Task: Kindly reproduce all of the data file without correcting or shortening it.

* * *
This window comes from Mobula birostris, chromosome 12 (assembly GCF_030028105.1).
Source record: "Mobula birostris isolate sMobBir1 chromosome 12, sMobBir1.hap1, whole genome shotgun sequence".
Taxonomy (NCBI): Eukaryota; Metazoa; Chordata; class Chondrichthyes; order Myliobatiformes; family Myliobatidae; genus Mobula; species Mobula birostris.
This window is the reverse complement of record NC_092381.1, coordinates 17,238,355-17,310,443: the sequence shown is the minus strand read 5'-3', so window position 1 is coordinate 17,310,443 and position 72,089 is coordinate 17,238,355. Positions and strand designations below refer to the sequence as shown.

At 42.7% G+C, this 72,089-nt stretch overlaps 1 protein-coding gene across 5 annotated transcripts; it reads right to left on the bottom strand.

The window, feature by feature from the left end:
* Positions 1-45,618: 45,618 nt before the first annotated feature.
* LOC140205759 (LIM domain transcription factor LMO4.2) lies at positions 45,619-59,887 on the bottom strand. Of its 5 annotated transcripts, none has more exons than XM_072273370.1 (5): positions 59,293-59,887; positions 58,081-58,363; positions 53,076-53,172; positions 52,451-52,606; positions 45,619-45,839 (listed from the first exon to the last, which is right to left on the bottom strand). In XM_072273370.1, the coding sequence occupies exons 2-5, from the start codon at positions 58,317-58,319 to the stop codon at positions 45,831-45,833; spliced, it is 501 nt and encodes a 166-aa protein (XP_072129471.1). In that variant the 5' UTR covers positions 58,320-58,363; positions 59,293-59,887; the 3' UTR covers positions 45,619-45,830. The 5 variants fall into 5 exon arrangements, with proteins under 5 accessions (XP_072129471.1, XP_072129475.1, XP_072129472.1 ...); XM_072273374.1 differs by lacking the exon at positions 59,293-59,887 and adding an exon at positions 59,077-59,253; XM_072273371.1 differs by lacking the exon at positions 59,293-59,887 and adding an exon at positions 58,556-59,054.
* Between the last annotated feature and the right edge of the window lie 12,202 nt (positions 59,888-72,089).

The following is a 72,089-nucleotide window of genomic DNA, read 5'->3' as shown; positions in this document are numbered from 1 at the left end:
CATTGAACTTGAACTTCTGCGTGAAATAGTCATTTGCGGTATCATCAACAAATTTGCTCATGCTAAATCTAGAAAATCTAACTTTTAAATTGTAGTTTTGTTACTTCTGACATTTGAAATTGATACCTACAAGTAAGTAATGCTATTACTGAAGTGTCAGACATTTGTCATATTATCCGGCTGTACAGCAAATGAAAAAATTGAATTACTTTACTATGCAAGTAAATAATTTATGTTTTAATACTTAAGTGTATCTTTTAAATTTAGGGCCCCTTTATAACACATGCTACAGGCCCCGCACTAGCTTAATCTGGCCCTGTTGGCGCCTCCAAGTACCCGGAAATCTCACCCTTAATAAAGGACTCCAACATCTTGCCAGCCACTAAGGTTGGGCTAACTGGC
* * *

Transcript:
This window comes from Mobula birostris, chromosome 12 (assembly GCF_030028105.1).
Source record: "Mobula birostris isolate sMobBir1 chromosome 12, sMobBir1.hap1, whole genome shotgun sequence".
Taxonomy (NCBI): Eukaryota; Metazoa; Chordata; class Chondrichthyes; order Myliobatiformes; family Myliobatidae; genus Mobula; species Mobula birostris.
This window is the reverse complement of record NC_092381.1, coordinates 17,238,355-17,310,443: the sequence shown is the minus strand read 5'-3', so window position 1 is coordinate 17,310,443 and position 72,089 is coordinate 17,238,355. Positions and strand designations below refer to the sequence as shown.

At 42.7% G+C, this 72,089-nt stretch overlaps 1 protein-coding gene across 5 annotated transcripts; it reads right to left on the bottom strand.

The window, feature by feature from the left end:
* Positions 1-45,618: 45,618 nt before the first annotated feature.
* LOC140205759 (LIM domain transcription factor LMO4.2) lies at positions 45,619-59,887 on the bottom strand. Of its 5 annotated transcripts, none has more exons than XM_072273370.1 (5): positions 59,293-59,887; positions 58,081-58,363; positions 53,076-53,172; positions 52,451-52,606; positions 45,619-45,839 (listed from the first exon to the last, which is right to left on the bottom strand). In XM_072273370.1, the coding sequence occupies exons 2-5, from the start codon at positions 58,317-58,319 to the stop codon at positions 45,831-45,833; spliced, it is 501 nt and encodes a 166-aa protein (XP_072129471.1). In that variant the 5' UTR covers positions 58,320-58,363; positions 59,293-59,887; the 3' UTR covers positions 45,619-45,830. The 5 variants fall into 5 exon arrangements, with proteins under 5 accessions (XP_072129471.1, XP_072129475.1, XP_072129472.1 ...); XM_072273374.1 differs by lacking the exon at positions 59,293-59,887 and adding an exon at positions 59,077-59,253; XM_072273371.1 differs by lacking the exon at positions 59,293-59,887 and adding an exon at positions 58,556-59,054.
* Between the last annotated feature and the right edge of the window lie 12,202 nt (positions 59,888-72,089).

The following is a 72,089-nucleotide window of genomic DNA, read 5'->3' as shown; positions in this document are numbered from 1 at the left end:
CATTGAACTTGAACTTCTGCGTGAAATAGTCATTTGCGGTATCATCAACAAATTTGCTCATGCTAAATCTAGAAAATCTAACTTTTAAATTGTAGTTTTGTTACTTCTGACATTTGAAATTGATACCTACAAGTAAGTAATGCTATTACTGAAGTGTCAGACATTTGTCATATTATCCGGCTGTACAGCAAATGAAAAAATTGAATTACTTTACTATGCAAGTAAATAATTTATGTTTTAATACTTAAGTGTATCTTTTAAATTTAGGGCCCCTTTATAACACATGCTACAGGCCCCGCACTAGCTTAATCTGGCCCTGTTGGCGCCTCCAAGTACCCGGAAATCTCACCCTTAATAAAGGACTCCAACATCTTGCCAGCCACTAAGGTTGGGCTAACTGGC